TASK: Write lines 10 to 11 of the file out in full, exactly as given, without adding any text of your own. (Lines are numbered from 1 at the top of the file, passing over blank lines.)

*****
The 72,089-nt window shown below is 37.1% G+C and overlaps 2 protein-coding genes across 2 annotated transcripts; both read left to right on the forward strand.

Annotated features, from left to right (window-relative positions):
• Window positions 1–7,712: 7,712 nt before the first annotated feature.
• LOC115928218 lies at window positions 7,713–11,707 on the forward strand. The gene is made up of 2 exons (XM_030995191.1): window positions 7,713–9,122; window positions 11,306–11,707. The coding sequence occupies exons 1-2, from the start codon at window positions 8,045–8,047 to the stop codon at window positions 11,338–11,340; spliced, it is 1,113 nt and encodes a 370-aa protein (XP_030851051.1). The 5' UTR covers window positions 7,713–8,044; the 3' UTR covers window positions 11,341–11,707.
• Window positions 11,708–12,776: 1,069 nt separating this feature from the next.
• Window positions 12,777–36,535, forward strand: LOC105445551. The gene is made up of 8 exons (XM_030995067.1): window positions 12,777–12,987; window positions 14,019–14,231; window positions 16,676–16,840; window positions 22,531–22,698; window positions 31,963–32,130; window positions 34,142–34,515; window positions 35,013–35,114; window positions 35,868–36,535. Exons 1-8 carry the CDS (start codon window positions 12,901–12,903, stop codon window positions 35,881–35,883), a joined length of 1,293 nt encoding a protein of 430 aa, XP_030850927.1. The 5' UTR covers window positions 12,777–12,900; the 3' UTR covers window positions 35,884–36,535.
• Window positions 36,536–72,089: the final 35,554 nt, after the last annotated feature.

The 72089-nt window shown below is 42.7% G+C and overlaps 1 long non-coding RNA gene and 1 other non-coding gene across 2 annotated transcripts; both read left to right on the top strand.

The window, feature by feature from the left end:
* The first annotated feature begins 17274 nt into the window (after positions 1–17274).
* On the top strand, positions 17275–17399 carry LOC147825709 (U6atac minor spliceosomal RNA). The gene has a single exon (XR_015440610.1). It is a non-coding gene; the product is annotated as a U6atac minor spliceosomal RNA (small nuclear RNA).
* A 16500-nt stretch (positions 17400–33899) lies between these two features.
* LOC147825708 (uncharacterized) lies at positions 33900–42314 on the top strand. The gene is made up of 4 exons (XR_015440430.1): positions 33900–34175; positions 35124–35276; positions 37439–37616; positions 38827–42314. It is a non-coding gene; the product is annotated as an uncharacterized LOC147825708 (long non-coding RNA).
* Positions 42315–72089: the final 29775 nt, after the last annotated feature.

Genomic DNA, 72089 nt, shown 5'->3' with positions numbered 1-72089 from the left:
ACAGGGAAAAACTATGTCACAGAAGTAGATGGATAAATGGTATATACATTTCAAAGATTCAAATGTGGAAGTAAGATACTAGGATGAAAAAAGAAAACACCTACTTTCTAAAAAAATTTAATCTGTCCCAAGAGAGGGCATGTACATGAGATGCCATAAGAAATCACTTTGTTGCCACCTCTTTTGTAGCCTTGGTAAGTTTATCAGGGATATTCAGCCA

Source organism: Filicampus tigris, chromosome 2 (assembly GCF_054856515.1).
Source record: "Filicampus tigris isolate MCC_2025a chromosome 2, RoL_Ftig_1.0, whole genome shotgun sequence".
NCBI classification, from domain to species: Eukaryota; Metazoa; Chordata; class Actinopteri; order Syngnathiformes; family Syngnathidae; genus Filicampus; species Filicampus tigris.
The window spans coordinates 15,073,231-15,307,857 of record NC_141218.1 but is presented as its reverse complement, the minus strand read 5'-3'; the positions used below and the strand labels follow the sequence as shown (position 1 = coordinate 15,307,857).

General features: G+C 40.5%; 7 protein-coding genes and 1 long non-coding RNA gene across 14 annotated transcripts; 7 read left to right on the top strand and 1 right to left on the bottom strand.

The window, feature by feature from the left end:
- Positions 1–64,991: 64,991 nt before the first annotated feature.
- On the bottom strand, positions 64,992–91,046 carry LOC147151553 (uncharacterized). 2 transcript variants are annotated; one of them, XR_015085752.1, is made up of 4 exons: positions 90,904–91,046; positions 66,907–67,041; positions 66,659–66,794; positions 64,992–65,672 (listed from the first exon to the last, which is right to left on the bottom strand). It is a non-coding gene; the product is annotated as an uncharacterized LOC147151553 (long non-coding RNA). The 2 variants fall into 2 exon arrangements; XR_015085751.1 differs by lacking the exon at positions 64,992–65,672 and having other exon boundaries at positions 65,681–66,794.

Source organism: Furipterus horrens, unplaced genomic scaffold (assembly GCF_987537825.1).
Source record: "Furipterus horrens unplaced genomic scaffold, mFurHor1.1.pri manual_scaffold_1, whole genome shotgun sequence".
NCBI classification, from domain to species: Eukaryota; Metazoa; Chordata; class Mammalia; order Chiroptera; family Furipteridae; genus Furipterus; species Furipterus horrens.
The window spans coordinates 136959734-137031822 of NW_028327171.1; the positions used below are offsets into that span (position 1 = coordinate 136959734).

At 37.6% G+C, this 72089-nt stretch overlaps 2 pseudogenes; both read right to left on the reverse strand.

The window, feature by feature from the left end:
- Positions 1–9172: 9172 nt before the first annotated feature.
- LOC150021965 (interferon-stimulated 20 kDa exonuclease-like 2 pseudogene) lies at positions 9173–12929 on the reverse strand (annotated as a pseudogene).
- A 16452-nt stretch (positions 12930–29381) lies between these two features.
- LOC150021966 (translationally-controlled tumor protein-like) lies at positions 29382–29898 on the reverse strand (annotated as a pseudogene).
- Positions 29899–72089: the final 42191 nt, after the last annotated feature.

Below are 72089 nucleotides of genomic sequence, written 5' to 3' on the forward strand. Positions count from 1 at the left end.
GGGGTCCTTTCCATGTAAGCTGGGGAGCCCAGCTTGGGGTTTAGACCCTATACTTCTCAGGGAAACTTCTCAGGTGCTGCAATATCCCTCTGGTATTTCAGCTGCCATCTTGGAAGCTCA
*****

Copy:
* The first annotated feature begins 17274 nt into the window (after positions 1–17274).
* On the top strand, positions 17275–17399 carry LOC147825709 (U6atac minor spliceosomal RNA). The gene has a single exon (XR_015440610.1). It is a non-coding gene; the product is annotated as a U6atac minor spliceosomal RNA (small nuclear RNA).